I had a fairly good childhood. I was bullied a bit in elementary school, but as far as bullying goes it was pretty mild. In high school I became sort of a floater. I wasn’t really popular. I didn’t get invited to the “cool” parties and the in- crowd didn’t spend much time noticing I was alive. However, I wasn’t really unpopular or “weird” either. I mean I was weird, totally weird, but bullying wasn’t a huge issue in my school and I wasn’t that kind of weird. I had groups of friends from a few different cliques, but I never really felt like I fit in 100% to any of them. Although I was generally liked, I felt a bit like an outsider a lot of the time. This feeling intensified as I struggled with depression and grief. When I developed asthma I inched a bit further outside of that “normal” range. I thought I understood what it meant to be the one that didn’t fit in. That was until I moved to Mexico. Now fitting in has taken on a whole new meaning.
I know what it fees like to be discriminated against at work based on a disability. I have heard the thinly veiled excuses and the felt the drastic shift in attitude towards me. I didn’t press the matter, but I probably could have had I wanted to. In my case it was regarding a temporary issue, which made me even more frustrated. I wasn’t quite as productive while I was ill as I would have been at 100%, but I was fully trained and still carrying a considerable work load. It wasn’t only morally wrong to pick on me, but financially stupid as well. It’s human nature to want to contribute and feel valuable, and everyone who is capable should be allowed to work and support themselves. But, when we take emotions and ideals out of the equation, what are we left with and how should we navigate through it?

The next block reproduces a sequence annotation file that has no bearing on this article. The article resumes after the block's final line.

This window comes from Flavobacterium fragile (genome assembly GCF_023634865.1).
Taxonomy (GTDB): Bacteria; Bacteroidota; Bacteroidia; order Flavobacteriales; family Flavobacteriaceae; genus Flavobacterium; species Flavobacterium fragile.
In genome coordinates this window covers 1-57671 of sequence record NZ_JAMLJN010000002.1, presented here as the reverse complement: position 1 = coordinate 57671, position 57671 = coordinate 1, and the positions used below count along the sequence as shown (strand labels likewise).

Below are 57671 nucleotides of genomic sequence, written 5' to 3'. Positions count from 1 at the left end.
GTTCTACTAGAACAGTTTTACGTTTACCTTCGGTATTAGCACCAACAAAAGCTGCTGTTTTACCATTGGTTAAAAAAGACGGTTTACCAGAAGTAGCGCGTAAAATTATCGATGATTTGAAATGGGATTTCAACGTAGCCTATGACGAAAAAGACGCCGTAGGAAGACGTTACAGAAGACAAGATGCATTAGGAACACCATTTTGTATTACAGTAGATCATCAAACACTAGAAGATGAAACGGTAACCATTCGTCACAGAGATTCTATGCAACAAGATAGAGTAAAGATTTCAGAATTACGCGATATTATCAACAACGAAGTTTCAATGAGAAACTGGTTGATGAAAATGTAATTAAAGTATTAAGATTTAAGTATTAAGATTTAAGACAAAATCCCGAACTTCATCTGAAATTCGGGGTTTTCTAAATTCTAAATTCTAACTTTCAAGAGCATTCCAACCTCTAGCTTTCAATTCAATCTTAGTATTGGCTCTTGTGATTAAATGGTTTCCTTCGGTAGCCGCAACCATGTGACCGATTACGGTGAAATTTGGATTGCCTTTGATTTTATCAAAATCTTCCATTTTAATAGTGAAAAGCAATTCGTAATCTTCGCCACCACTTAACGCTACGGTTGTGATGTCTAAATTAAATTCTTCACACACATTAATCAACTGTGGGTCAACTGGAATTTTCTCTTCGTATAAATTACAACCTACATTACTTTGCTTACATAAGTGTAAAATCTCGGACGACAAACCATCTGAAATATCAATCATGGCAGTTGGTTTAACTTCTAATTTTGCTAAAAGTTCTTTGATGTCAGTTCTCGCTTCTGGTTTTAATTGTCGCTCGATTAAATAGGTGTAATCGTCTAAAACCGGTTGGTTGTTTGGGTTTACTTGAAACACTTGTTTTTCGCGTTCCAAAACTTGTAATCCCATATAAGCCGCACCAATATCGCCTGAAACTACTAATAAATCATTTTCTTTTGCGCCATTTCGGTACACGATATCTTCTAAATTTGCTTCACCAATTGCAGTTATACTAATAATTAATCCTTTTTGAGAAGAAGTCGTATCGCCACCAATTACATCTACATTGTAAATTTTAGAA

Handicapped parking is one of those issues that tends to bring out the very best and the very worst in people. Some people think it’s essential, while others think it’s a waste of space. I think most people would agree that those who are disabled should have the same rights and opportunities as those are able bodied, but disagreements arise when trying to decide the best way to ensure that that happens. And of course, should everyone who has a disability qualify for a parking pass? Who decides? These are difficult questions with difficult answers.
While reading my alumni magazine for the University of Guelph I came across Project Revision. The project, which is led by Carla Rice, a professor in U of G’s Department of Family Relations and Applied Nutrition, “uses arts-based methods to dismantle stereotypical understandings of disability and difference that can create barriers to healthcare, education, and inclusion in society.”